Owner of Tiverton Horse Farm Makes the Best of Flooded Fields
When life gives you flash flooding, you hop in a giant water trough and keep on floatin'.
That's exactly what one woman did earlier this week after the remnants of Hurricane Ida brought torrential downpours and flooding to her horse farm in Tiverton. Mary Charette owns Claddagh Farm Inc., a boutique-style equestrian facility on Main Road, where inches of rain poured down early Thursday morning, overflowing a neighboring pond over roads and into her fields. But the skies cleared, and before long, Charette took advantage of the circumstances to have a little fun.
"Of course, that's what farm girls do is you find an empty bucket and a shovel, and you can have a lot of fun games," Charette said. "What are you supposed to do, you know? A lot of people had it a lot worse, so I'm just thankful we didn't have any major damage besides the fields getting a little extra watered."
A video of Charette's waterborne adventure and positive attitude has now gone viral online, and it's still mind-blowing when you think of just how much water spilled over into her fields.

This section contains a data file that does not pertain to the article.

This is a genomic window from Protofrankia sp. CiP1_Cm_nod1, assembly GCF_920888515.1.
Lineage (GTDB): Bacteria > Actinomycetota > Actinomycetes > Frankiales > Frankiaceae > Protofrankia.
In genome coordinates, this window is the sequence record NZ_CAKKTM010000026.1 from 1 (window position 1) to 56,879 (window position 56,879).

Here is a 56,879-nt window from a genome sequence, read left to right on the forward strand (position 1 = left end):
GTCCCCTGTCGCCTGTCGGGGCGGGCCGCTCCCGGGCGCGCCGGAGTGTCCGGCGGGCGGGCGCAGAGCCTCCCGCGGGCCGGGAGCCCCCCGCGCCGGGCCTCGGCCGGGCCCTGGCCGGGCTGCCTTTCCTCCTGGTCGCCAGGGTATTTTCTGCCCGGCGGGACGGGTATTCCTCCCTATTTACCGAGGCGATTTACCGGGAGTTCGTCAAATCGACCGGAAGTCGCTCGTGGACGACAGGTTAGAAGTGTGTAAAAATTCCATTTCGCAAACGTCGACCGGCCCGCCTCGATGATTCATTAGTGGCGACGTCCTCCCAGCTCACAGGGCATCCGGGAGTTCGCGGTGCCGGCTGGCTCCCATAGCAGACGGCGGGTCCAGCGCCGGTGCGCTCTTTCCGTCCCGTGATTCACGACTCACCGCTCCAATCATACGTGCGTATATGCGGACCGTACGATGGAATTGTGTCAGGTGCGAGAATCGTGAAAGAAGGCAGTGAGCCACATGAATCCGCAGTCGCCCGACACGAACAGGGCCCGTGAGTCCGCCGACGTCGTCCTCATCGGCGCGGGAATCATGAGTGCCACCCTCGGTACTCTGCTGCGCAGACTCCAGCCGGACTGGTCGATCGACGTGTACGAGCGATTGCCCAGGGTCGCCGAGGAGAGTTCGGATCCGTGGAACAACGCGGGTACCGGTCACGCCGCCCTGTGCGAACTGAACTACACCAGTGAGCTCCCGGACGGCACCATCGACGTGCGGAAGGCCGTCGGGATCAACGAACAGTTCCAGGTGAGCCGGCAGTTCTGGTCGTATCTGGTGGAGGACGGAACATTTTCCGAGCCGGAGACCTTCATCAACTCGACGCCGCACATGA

"When I was in the water trough, I was actually floating like above the grass in one of the fields, and we had never seen the water get that high before," Charette said. "I was honestly expecting to see all the turtles, fish and water snakes all over the place. But thank God I didn't see any of those."
Luckily, as the storm rolled through southern Rhode Island and as Charette was out enjoying her new lakefront property, the horses were safe and sound in their stables, set up with heavy bedding, shavings, hay, fans and wrapping to prevent any potential swelling. The only complaint coming from the horse stalls this week may be that their scheduled week off from showings will have to be postponed until the fields dry out. As of Friday afternoon, Charette said her paddocks were still underwater.
"We just kind of got done with our summer showing, so usually this is the time that they are just going to take a couple of weeks off and go out in the paddock," Charette said. "Unfortunately now, they're going to have to wait for another week to do that, but it's okay."